This article is about León María Guerrero y Leogardo, the scientist and revolutionary leader. For his grandson and namesake, the diplomat and novelist Leon Maria Ignacio Agapito Guerrero y Francisco, see León María Guerrero III.
León María Guerrero y Leogardo (January 21, 1853–April 13, 1935) was a Filipino writer, revolutionary leader, politician, the first licensed pharmacist in the Philippines, and one of the most eminent botanists in the country in his time.
León María was one of the 14 children of León Jorge Guerrero and Clara Leogardo. He was born on January 21, 1853 in Ermita, Manila. His brother, Lorenzo, became a painter and a teacher of Juan Luna. He painted the altar of the San Sebastian Church in Quiapo, Manila. León Jorge was the uncle of poet-politician, Fernando María Guerrero, who won a seat at the Philippine Assembly in 1907. He is the grandfather of diplomat León María Guerrero III (his namesake) and pre-eminent writer Carmen Guerrero Nakpil.
Being a scion of one of the most prominent families of Manila during the last years of Spanish colonial period, he was among the first students of the Ateneo de Manila University when it was founded in 1859 and known as the Ateneo Municipal de Manila. After completing his primary and secondary education, he enrolled at the University of Santo Tomas, where he graduated in 1875 with a degree Bachelor of Science in Pharmacy, specializing in Botany and Zoology. The following year, he was licensed to practice Pharmacy.
Guerrero was appointed head of the military pharmacy in Zamboanga City, Zamboanga del Sur and at the marine hospital in Kawit, Cavite. Later, he would manage the popular Binondo Pharmacy in Manila.
His scientific curiosity led him to study the therapeutic uses of Philippine plants, from which he extracted pharmacological ingredients.
In 1889, he was appointed member of the council of health of the Manila City Council and was enrolled as a member of the Sociedad Española de Historia Natural. He was also invited to be an auditor and associate of the La Revista Internacional de Farmacografia.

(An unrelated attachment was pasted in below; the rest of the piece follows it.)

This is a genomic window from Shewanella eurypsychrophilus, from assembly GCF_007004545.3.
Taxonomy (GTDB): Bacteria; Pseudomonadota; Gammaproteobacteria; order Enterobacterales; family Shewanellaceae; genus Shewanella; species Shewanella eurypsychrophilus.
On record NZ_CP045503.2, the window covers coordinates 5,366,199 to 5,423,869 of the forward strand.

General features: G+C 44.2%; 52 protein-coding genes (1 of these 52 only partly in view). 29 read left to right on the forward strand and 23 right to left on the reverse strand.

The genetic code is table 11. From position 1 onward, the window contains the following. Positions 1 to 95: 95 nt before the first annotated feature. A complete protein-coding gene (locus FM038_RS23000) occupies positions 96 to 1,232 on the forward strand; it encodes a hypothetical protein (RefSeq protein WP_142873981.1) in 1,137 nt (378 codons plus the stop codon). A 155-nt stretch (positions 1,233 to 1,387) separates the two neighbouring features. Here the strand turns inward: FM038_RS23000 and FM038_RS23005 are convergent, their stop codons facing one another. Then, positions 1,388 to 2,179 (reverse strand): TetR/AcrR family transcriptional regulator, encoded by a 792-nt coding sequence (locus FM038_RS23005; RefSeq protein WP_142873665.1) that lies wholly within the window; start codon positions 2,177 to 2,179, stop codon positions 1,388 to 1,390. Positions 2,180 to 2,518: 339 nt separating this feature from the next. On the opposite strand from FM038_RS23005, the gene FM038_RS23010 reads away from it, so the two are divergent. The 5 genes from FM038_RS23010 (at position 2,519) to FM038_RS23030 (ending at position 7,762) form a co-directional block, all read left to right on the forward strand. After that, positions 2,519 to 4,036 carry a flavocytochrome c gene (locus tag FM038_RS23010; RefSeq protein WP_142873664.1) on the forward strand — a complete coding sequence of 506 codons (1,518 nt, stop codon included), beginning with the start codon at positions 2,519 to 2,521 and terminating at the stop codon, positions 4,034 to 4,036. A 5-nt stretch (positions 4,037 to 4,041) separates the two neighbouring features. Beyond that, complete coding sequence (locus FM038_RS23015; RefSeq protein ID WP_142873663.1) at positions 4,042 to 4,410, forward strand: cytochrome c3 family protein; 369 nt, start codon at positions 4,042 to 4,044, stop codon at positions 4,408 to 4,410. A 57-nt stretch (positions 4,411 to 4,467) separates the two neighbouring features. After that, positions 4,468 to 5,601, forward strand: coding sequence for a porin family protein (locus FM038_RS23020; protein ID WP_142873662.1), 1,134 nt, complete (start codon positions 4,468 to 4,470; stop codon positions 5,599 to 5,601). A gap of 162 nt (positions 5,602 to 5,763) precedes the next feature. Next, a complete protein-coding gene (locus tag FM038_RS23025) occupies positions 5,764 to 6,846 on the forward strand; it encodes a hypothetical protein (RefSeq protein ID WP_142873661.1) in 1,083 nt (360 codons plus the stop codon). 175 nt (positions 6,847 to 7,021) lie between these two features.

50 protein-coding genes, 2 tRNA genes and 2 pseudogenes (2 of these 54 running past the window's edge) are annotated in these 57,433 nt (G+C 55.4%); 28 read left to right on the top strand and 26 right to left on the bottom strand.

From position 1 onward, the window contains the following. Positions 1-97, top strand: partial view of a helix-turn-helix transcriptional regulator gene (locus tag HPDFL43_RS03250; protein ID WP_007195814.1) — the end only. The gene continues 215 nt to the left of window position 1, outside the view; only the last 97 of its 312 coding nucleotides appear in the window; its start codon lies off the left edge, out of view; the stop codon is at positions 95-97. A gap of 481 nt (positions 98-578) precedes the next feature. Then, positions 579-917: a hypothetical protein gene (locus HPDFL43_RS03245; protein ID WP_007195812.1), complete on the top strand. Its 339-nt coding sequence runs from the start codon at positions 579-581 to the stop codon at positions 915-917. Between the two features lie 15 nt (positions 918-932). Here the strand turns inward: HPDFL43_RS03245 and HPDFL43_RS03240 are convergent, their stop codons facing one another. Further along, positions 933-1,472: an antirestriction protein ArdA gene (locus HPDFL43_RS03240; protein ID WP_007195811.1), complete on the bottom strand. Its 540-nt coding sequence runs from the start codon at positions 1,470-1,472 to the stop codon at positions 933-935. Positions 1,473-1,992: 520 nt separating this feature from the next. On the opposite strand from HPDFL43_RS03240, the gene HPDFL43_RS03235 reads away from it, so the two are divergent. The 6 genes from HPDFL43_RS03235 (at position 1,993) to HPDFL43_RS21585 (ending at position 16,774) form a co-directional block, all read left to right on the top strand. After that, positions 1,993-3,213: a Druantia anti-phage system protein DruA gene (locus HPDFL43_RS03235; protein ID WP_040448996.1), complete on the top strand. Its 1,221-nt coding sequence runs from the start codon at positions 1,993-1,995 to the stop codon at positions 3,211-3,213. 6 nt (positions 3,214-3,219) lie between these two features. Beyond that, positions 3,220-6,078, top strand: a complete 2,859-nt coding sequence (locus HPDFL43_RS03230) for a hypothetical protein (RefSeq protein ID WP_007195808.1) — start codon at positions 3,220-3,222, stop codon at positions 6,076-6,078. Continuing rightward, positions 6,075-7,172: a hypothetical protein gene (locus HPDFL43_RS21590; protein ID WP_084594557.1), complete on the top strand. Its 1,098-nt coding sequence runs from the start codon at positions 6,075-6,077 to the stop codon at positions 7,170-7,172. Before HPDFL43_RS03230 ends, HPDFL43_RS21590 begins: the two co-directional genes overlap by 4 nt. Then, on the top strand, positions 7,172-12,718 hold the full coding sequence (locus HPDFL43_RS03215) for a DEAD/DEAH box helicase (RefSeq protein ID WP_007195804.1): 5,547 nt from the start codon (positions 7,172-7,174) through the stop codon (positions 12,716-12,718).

His accomplishments also earned him an appointment as chemical expert of the Audiencia Real, the supreme court during the Spanish colonial period.
He also pursued special studies in ornithology and lepidopterology, securing him a position as zoologist in the forestry bureau of the Spanish colonial government.
Despite his links to the colonial bureaucracy, Guerrero openly joined the independence struggle when the Philippine Revolution of 1896 broke out.
He was named professor of Pharmacy of the Universidad Literaria de Filipinas, which was founded by the Philippine Revolutionary Government on October 19, 1898. He was a member of the Malolos Congress and the Malolos Constitution. This gave birth to the First Philippine Republic.
While serving as professor at the literary university which was then based in Bulacan and Tarlac provinces, he also contributed to La Independencia, the official organ of the revolutionary movement, edited by revolutionary general Antonio Luna.
When President Emilio Aguinaldo formed his cabinet in 1899, he named Guerrero secretary of agriculture, industry and commerce.
After the collapse of the First Philippine Republic, Guerrero returned to Manila. He was among the former revolutionists who founded the Asociacion de Paz to re-establish peace in the country. He was among the founders of the Partido Democrata (Democratic Party) which advocated absolute Philippine independence from the United States, but through peaceful means.
He was among those who founded the Liceo de Manila and became its president until May 1903. He became chairman of the board of the Pharmaceutical Union and member of the American Pharmaceutical Society.
In 1907, he was elected delegate to the First Philippine Assembly and named president of the committee on public instruction which entitled him to a seat in the board of regents of the University of the Philippines, which would be established the following year.
After his stint in national politics, Guerrero returned to teaching and became dean of the Faculty of Pharmacy of the University of Santo Tomas. He also served as assistant director of the Bureau of Census and an official of the Bureau of Science.
Some of his important works are Notas Preliminares Sobre Las Materiales Colorantes Vegetales de Filipinas, Drogas Vegetales de Filipinas, Medicinal Plants of the Philippine Islands and Medicinal Uses of Philippine Plants.
In recognition of his work in botany, taxonomists named a genus of plants, Guerreroia monocephala, and a species of orchids, Dendrobium guerreroi, in his honor.
In 1921, the University of the Philippines conferred on Guerrero a degree of Doctor of Science honoris causa.
Guerrero died on April 13, 1935 at the age of 82. He was survived by his wife Aurora Domínguez, and sons, Cesar María and Alfredo Leon Maria, a physician.
Guerrero's daughter-in-law, and Alfredo's wife, Filomena Francisco, was his pupil, and became the first female pharmacist of the Philippines.
- National Historical Institute (1995). Filipinos in History Volume 1. Manila: National Historical Institute.
Guerrero Nakpil, Carmen, Myself, Elsewhere (Nakpil Publishing:San ) 2006 (Part 1, autobiography, author describes like with her grandfather Leon Ma. Guerrero)
Что-то сказанное панком не давало ему покоя. Я прихожу сюда каждый вечер. А что, если этот парень способен ему помочь.